In this essay, Lewis is responding to those who feel that the punishment of criminals should be primarily concerned with rehabilitating the criminal and also deterring others from crime. The murderer should be dealt with in such a way that he receives therapy that will deal with whatever problems he has that led him to kill someone. He should also be punished to a sufficient extent that others would be reminded that they, too, will be punished if they do something similar. But to execute a murderer, on this view, is inhumane. Two wrongs don’t make a right. Others have been murdered. Why kill again? That’s the way many people think regarding capital punishment.
C. S. Lewis responds to that way of thinking by asserting the concept of just punishment. If rehabilitation is our main goal, justice goes by the wayside. If deterring others is the main goal, justice goes by the wayside. So even though the “humanitarian” theory of punishment may sound very merciful, it actually compromises the very principle of justice.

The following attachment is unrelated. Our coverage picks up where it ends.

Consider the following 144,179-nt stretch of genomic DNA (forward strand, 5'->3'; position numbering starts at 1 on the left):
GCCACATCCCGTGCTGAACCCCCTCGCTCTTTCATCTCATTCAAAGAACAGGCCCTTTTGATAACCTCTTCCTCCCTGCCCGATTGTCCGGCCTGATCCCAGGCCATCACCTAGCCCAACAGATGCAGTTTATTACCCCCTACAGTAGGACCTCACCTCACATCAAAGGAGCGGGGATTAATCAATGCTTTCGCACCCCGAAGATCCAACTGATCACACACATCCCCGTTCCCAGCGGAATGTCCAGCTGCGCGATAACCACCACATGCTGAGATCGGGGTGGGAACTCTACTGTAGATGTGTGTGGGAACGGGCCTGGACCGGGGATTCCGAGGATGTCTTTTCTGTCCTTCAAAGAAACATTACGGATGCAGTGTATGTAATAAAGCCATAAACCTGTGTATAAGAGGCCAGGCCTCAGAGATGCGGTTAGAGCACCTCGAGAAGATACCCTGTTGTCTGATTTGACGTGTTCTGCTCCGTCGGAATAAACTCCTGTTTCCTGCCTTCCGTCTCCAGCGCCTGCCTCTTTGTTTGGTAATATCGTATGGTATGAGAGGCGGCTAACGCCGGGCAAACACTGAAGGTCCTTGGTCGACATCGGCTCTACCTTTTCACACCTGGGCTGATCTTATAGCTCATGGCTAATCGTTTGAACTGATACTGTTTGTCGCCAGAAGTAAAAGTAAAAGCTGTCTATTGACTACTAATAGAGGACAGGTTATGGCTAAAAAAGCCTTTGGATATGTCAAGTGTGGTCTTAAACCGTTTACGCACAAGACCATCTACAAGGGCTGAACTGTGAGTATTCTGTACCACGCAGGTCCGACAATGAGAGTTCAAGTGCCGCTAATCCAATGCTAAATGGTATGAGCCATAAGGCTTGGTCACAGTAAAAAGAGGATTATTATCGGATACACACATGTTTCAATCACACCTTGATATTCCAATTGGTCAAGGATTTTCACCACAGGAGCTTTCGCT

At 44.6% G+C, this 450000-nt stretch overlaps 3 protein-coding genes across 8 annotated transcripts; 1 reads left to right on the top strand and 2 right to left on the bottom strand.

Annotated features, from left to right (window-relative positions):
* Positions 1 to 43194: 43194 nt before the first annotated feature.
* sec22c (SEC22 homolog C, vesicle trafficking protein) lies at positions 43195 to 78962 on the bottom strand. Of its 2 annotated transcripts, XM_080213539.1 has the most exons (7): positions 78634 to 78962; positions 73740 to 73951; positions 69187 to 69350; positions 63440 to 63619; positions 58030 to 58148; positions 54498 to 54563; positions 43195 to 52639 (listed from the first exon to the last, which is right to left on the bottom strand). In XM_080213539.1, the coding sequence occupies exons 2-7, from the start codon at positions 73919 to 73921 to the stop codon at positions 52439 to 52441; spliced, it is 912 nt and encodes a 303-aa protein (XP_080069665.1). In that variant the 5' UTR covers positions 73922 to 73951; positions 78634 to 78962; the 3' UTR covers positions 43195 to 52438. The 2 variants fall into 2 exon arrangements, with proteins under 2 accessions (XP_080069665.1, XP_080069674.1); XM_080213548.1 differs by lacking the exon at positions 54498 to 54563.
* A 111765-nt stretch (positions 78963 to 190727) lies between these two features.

Lewis makes an additional observation about this humanitarian theory of punishment that may be surprising. He says that it is actually dehumanizing to the criminal. Not only is this theory harmful to society at large for various reasons, it is also harmful to the wrongdoer. It ceases to respect the criminal as one who is responsible for his or her actions. “To be ‘cured’ against one’s will and cured of states which we may not regard as disease is to be put on a level with those who have not yet reached the age of reason . . . But to be punished, however severely, because we have deserved it, because we ‘ought to have known better,’ is to be treated as a human person made in God’s image.”